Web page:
Wilde and Shakespeare in Off-Broadway deliveries, fluffy and earnest
Don’t go to see “The ‘All Male’ Importance of Being Earnest” with high expectations, and you’ll have a great time. It’s a campy re-telling of the classic Oscar Wilde play set in New York and the Hamptons that is a campy romp with an attractive cast who throw themselves into the silliness required by the occasion. The show began at the Fringe Festival in 1998 and has been flitting around the city in occasional revivals since then. It is now playing in a limited engagement at the Sanford Meisner Theatre where it is selling out.
Hugh Hysell has adapted and directed the play to be exactly the kind of superficial gay theater that is so sharply satirized in “The Gay Naked Play,” which is about to reopen at EAT and is really not to be missed. While Hysell’s adaptation is full of hysteria and high jinks, on many levels he seems to have missed the point. By taking the sexuality that is implicit in Wilde’s language and making it explicit, he undermines the tension of the original and what would be naughty becomes vulgar.
The quintessential comedy of manners has become a morass of mannerisms and after the initial fun of the concept, it soon wears thin. It seems the only way to make the lines work in this concept is to turn everyone into a flamboyant and nelly queen. Fortunately, Hysell has cut the play down to a bare 90 minutes and focused on the barbs we all remember, and can quote at cocktail parties, so it’s not so bad.
The cast is for the most part very good and carry off the show with abandon. It is largely their charm that supplies the fun of the evening when the concept starts to falter. Jerry Marsini as Jack actually manages a few honest moments, which grounds the more over-the-top elements of his performance. Joe LaRue as Algernon is quite funny as well. Adam Beckworth has the makings of a real comic actor—a master of the slow burn particularly in the famous tea party scene where tea has been replaced with cosmopolitans. John Kudan has the voice and the stature of a traditional Lady Bracknell, but he has been directed in a way that makes him more a ridiculous figure than a wealthy and egocentric tartar.
It’s all in good fun and pleasant enough, but hopefully you’ll forgive the more curmudgeonly among us if there isn’t just a touch of regret that this couldn’t have been something more. Wilde was satirizing class distinctions, social prejudices and the role money plays in defining personal value. The various pettiness and narrow mindedness and thoughtless acquiescence to relatively arbitrary standards is ripe for skewering in contemporary society. One wonders how a serious production with men taking all the roles yet dressed as women would better balance the richness of Wilde’s observations with his comedy.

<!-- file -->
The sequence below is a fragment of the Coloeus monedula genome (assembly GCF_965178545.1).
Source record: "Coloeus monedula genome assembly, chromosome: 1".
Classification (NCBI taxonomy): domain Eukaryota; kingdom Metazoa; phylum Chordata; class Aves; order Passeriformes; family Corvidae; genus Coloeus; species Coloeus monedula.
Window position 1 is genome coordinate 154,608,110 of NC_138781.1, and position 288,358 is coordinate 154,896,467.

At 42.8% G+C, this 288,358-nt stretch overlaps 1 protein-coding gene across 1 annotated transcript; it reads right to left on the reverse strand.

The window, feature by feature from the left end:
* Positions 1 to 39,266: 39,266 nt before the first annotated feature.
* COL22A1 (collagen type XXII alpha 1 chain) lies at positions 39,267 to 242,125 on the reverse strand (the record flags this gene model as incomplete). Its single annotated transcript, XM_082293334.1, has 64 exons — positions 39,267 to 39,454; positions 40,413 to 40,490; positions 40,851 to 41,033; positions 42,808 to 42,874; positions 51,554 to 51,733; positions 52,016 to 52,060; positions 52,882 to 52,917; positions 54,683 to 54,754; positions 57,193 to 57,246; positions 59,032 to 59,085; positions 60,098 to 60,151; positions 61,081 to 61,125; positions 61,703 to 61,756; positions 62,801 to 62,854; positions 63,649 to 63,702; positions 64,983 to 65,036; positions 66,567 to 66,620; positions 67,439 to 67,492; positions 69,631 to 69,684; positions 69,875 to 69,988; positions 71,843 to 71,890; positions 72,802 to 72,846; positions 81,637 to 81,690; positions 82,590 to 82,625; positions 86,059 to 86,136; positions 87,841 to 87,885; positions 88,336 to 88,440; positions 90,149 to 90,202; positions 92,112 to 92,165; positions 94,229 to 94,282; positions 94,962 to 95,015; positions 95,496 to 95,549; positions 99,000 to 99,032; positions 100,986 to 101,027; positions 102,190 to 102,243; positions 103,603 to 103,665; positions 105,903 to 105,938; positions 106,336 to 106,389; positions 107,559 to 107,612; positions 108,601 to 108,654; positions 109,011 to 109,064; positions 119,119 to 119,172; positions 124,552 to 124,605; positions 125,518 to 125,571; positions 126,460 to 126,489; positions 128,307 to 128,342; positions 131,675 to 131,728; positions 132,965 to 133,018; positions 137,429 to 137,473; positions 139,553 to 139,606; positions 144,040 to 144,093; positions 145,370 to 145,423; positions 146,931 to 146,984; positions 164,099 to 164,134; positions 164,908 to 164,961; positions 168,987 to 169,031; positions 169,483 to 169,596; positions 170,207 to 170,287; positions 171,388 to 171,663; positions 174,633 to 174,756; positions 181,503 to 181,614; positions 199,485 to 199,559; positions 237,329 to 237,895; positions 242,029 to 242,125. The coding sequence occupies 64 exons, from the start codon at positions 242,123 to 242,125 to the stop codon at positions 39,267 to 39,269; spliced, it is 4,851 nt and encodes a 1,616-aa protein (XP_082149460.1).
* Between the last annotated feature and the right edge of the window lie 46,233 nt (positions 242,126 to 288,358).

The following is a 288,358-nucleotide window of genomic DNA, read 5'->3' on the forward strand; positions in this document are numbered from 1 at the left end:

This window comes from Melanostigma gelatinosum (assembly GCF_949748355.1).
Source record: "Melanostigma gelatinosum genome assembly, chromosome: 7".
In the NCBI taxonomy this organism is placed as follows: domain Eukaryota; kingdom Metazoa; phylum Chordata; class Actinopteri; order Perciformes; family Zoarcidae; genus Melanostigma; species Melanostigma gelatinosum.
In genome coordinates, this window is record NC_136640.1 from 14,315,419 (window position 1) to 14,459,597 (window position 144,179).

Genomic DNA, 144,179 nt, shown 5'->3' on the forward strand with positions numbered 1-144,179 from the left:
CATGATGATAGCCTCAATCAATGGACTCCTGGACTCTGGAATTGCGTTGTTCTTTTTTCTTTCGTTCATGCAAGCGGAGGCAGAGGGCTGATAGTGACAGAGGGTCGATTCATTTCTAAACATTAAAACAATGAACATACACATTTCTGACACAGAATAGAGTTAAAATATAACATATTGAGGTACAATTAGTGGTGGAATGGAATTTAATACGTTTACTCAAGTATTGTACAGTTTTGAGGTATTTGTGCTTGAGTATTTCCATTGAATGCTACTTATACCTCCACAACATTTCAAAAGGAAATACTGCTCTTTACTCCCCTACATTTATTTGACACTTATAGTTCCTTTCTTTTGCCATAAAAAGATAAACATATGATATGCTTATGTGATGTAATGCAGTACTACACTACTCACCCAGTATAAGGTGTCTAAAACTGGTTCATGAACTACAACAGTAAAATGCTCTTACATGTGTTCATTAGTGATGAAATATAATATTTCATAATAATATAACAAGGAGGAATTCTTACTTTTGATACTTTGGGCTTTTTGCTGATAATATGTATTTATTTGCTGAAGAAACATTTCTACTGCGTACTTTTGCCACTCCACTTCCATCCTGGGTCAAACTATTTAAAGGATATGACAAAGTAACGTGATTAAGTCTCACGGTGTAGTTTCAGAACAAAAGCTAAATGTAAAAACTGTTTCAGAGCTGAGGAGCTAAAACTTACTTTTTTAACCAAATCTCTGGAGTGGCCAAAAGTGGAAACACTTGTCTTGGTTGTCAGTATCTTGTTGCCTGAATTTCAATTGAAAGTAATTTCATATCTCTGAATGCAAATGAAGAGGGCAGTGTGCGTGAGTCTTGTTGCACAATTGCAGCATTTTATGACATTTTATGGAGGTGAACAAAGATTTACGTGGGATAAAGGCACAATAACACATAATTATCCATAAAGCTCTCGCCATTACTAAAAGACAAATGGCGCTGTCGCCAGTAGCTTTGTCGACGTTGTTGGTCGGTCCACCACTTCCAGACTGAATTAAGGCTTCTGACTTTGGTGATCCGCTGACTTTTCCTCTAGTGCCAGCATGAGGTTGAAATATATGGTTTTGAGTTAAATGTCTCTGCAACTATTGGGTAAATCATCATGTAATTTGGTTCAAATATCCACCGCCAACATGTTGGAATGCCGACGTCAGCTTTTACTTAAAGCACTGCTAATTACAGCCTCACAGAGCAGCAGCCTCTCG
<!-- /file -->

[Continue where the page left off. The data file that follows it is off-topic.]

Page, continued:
That, however, is not what Hysell and company are after here. They promise—and deliver—a romp. Perhaps the company will next tackle something a little more substantive.
There was, however briefly, something a good deal more substantive and thrilling at the Blue Heron. Susannah York in her one-woman show lit up the small theater with a wonderful evening that was so moving it was marvelous in its own right and felt like the perfect antidote to the stultifying, mechanical and altogether tedious “Dracula” now on Broadway. York proves once again that one person and beautiful words have a theatrical power that is not just technically dazzling but deeply moving.
She assembled 17 pieces, plus two epilogues as an encore, which talk about women and love in Shakespeare. She tackles youthful romance, steely ambition and mature grief, moving from one to the next with great facility. Starting with Juliet’s “Gallop apace” from “Romeo and Juliet” and ending with Constance’s mourning of her son’s murder—one of Shakespeare’s great showcases for women—from “King John,” York’s performances grew more mature and deeper with each speech. The evening York assembled was, perhaps, the “Ages of Woman” that Shakespeare never wrote, and while some of these speeches are definitely of the “greatest hits” variety; she was equally compelling as a 14-year-old bride as she was as the murderous Lady Macbeth.
Interspersed between the speeches were observations on her life, career and acting that show York as a warm and committed individual. Indeed, while one might quibble with some of her character choices, there is no doubt that this is an actress of extraordinary commitment and unassailable mastery of her craft. York found the truth in each of these women and took the audience on a wonderful journey. It is the person and not the machine that thrills, and it makes one wonder when Broadway producers will trust this human power and rely on that more than on the wicked winches that can kill the soul of theater.
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